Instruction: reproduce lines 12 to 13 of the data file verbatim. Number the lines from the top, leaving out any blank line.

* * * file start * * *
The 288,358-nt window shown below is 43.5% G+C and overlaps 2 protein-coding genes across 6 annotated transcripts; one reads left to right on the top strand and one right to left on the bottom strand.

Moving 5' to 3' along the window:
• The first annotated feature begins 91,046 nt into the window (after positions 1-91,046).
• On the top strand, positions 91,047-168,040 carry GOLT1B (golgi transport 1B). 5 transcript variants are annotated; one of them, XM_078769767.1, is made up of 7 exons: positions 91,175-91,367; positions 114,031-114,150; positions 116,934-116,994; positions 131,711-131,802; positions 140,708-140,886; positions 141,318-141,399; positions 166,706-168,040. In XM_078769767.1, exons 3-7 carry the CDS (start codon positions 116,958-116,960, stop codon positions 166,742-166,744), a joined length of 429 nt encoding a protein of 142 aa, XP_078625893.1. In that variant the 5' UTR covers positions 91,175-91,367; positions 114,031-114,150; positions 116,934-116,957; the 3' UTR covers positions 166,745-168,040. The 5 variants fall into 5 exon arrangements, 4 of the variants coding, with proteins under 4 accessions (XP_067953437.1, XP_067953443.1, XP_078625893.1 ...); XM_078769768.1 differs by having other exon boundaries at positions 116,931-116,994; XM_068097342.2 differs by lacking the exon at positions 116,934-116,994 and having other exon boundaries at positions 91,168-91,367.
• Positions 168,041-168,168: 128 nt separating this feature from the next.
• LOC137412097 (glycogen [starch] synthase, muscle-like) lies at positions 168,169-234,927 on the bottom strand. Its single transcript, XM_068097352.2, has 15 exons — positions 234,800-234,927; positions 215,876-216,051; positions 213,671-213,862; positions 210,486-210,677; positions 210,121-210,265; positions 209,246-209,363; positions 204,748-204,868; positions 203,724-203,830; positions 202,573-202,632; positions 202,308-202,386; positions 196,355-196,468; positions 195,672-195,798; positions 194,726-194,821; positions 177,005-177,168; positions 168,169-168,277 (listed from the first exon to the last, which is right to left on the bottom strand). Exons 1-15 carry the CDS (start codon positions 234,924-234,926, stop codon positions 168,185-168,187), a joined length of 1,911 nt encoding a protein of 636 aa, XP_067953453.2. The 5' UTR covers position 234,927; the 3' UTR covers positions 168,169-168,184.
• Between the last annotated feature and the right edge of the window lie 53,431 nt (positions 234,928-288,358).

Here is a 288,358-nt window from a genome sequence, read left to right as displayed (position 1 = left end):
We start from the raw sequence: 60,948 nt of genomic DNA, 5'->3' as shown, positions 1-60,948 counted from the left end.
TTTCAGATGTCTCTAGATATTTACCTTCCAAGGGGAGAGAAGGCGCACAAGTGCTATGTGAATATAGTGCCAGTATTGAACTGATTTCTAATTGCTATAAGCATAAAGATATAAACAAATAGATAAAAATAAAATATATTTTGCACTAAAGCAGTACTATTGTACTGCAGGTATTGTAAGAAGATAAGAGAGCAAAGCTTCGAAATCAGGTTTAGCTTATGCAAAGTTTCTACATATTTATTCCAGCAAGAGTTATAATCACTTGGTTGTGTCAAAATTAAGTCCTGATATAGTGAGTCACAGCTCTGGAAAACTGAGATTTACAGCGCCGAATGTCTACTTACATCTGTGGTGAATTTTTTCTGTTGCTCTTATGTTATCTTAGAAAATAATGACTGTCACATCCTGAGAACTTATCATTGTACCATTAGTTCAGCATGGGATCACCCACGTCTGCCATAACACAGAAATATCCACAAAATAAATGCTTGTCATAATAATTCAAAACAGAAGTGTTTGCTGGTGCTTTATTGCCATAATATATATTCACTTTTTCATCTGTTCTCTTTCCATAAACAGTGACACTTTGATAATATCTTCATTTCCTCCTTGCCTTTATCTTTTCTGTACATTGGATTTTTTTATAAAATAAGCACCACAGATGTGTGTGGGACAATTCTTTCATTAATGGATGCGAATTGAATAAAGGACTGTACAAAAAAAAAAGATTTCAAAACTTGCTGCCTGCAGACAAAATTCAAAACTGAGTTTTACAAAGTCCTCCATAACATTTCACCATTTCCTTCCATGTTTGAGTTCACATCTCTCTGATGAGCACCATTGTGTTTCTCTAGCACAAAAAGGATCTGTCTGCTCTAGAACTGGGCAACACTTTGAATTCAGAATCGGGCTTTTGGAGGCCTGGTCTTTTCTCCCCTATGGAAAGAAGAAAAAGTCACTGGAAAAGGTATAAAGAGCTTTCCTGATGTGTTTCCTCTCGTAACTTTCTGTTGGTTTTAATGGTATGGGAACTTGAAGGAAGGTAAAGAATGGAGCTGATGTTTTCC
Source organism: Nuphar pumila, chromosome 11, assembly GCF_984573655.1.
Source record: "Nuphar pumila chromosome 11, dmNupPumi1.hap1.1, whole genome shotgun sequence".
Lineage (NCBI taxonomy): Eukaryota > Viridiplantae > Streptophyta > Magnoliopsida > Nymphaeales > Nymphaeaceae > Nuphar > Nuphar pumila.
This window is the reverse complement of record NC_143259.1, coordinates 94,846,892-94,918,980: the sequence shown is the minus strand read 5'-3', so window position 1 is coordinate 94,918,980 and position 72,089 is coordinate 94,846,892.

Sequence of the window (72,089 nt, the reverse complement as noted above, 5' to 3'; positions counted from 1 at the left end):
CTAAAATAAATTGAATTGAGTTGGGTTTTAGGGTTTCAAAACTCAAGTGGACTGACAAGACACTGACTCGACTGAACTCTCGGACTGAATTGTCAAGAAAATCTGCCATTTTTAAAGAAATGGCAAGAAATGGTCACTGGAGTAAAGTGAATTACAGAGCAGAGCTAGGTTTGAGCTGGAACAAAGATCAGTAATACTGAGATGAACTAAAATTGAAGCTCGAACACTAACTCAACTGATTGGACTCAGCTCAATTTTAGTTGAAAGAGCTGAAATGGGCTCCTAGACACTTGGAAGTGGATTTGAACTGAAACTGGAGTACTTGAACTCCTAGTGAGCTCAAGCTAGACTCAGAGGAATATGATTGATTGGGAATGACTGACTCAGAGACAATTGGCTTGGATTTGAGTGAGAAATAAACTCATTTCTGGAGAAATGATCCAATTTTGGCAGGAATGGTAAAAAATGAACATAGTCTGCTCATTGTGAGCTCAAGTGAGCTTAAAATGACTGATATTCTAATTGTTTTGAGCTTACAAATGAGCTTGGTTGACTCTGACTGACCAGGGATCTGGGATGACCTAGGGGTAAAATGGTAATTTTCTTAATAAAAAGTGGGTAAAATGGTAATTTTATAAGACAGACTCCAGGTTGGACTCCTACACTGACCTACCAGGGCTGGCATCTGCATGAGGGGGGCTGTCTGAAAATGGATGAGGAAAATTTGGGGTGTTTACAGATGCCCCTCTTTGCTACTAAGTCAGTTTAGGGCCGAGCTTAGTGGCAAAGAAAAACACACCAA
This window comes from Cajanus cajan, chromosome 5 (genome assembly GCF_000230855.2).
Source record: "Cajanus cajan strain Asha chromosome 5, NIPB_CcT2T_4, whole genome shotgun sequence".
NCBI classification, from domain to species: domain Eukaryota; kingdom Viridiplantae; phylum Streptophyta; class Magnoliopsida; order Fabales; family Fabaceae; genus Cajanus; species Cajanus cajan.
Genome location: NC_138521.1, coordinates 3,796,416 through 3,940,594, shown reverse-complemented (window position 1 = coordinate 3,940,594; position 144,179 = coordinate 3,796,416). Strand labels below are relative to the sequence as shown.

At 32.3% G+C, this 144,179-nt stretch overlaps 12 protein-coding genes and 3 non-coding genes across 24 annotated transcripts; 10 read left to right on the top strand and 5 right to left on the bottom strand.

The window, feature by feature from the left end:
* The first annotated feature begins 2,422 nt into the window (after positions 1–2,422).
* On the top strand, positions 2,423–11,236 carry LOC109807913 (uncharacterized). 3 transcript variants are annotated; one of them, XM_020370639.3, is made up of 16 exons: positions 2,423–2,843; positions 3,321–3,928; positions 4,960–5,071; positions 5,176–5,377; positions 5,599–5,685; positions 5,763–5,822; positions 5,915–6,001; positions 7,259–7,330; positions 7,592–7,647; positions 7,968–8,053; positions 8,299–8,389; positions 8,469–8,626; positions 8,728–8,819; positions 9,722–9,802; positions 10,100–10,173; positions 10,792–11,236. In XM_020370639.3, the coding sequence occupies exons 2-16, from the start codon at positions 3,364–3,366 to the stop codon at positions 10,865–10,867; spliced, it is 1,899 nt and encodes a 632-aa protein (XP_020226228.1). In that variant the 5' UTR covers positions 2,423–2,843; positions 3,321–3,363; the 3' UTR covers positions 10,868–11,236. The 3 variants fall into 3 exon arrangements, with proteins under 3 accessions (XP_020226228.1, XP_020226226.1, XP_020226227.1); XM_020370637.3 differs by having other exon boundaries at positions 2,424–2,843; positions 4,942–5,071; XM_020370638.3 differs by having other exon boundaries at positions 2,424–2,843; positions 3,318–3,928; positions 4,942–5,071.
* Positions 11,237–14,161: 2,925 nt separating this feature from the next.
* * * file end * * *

Source record: "Nuphar pumila chromosome 11, dmNupPumi1.hap1.1, whole genome shotgun sequence".
Lineage (NCBI taxonomy): Eukaryota > Viridiplantae > Streptophyta > Magnoliopsida > Nymphaeales > Nymphaeaceae > Nuphar > Nuphar pumila.